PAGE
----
Catastrophic thinking — it’s an actual thing. A pattern of thinking where we routinely expect the worst to happen. Even when there is little evidence that catastrophe is imminent, catastrophic thinkers find a way to envision it. This is a great skill to have if you build bridges or skyscrapers for a living. But for others of us, it’s a type of negative thinking that can cause unwelcome anxiety and stress.
People who engage in catastrophic thinking tend to magnify the bad and minimize or disregard the good. They routinely jump to the worst possible conclusion, believing that one bad thing happening must ultimately result in disaster. For example, catastrophic thinking might lead someone to believe that failing an exam will lead to them being kicked out of school. And if they’re kicked out of school they’ll never be able to find a job. In their mind, they’ve gone from getting As and Bs to living on the streets in the blink of a thought.
Catastrophic thinking is sometimes a symptom of certain mental health conditions, such as anxiety disorders or depression. It can also be a learned behavior that develops as a response to stressful or traumatic events. The good news is, either way, it can be overcome.
Cognitive-behavioral therapy (CBT) is a type of therapy that can help people recognize and challenge unhelpful thinking patterns, including catastrophic thinking. Mindfulness techniques, such as meditation, can also help people become more aware of their thoughts and emotions, which can make it easier to challenge negative thinking patterns.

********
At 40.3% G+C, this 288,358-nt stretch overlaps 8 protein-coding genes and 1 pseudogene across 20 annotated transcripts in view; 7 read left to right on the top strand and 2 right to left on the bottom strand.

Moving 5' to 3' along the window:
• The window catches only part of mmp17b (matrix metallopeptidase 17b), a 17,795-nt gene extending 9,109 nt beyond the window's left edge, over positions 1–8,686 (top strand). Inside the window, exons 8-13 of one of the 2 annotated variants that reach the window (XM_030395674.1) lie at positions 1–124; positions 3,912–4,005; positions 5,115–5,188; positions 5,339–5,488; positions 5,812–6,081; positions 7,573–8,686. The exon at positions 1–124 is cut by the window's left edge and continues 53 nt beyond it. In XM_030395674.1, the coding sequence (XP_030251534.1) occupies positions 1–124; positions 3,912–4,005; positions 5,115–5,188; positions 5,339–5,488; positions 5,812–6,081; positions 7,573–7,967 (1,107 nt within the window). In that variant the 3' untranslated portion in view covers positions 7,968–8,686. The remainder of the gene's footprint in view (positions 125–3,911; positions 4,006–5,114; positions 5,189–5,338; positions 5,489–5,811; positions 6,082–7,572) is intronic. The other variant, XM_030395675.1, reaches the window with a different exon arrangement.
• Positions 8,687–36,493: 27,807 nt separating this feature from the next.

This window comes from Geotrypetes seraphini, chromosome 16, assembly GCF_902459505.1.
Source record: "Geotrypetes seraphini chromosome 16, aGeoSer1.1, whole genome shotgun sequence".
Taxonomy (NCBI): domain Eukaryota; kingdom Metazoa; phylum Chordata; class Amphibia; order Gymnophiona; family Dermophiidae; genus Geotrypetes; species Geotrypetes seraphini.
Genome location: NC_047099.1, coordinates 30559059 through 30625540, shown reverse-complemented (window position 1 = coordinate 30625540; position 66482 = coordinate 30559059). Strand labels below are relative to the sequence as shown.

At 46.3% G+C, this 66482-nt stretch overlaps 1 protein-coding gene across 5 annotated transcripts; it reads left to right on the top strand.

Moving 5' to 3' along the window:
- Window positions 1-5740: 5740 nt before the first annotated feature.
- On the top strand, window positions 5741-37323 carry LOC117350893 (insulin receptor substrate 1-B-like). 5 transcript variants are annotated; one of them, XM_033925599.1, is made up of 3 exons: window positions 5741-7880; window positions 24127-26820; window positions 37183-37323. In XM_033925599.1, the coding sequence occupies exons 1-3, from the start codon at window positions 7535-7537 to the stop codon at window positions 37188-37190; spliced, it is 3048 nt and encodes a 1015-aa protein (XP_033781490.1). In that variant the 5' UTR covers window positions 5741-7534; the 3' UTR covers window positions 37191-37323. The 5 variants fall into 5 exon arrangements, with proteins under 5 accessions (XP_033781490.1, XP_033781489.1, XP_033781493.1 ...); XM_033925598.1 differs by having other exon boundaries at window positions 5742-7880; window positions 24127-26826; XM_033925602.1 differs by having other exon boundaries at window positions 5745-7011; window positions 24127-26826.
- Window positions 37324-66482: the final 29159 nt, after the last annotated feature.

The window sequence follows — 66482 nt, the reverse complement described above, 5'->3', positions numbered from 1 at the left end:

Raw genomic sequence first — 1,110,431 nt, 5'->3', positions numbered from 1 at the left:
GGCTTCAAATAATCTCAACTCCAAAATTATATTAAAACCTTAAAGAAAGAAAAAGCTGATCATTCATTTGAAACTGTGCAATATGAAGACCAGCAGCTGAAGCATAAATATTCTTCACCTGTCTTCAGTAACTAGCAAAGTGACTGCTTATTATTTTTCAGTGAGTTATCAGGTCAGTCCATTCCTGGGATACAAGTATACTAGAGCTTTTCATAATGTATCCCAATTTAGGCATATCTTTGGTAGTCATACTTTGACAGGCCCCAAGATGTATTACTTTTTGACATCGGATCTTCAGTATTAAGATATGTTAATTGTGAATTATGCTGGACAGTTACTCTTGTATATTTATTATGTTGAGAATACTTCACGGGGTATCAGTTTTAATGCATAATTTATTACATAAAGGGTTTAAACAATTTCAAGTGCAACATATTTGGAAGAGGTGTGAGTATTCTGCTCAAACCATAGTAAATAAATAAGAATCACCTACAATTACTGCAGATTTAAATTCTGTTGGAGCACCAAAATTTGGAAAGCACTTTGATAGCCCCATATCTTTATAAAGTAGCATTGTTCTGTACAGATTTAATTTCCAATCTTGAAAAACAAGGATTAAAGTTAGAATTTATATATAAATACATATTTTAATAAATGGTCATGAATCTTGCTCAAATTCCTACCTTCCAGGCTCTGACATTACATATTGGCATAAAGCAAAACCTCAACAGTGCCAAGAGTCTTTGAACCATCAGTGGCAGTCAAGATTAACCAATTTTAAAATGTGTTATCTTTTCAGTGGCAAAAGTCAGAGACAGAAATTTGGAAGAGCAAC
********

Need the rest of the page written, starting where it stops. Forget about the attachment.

That said, catastrophic thinking isn’t all bad. Like any other pattern of thinking, it exists for a reason. It has an evolutionary purpose, a survival benefit. It’s helped humans thrive for tens of thousands of years. Today, thinking about potential disaster might spur someone to create an emergency kit, develop an evacuation plan, or build safer, stronger bridges and skyscrapers. It’s really only a problem when we lose control of it or allow it to take control of us.
Of course, the benefits of catastrophic thinking should be weighed against the negative consequences, including the increased distress that affects our well-being. It’s generally better to approach risks and challenges with a more balanced and realistic perspective, rather than constantly focusing on worst-case scenarios.
If you struggle with catastrophic thinking, it might be helpful to talk to a mental health professional who can provide support and guidance. If you’d like help developing coping strategies to manage your negative thoughts and feelings, feel free to reach out to me.
3 thoughts on “When Thinking Becomes Catastrophic”
Great way of breaking it down Mike, thanks. Like the photo too, a bit artistic for the topic! My wife Dawn calls catastrophic thinking “crash and burn fantasies.” You ever heard of that? Like obsessing about the plane going down but more so in the context of your kids when they’re young. Seems pretty typical but yeah can really become a thing I would think. I do find for me, it’s a kind of “loop” akin to getting the hiccups. You need to trip it somehow.
I like that, crash and burn fantasies. As I type it out, the word fallacies popped into my head… as in crash and burn fallacies. I’m gonna hang on to that one. It can be kind of like getting the hiccups, that’s good too. Be well, sir.
You be well too, Homer…fun trading words. Like old times!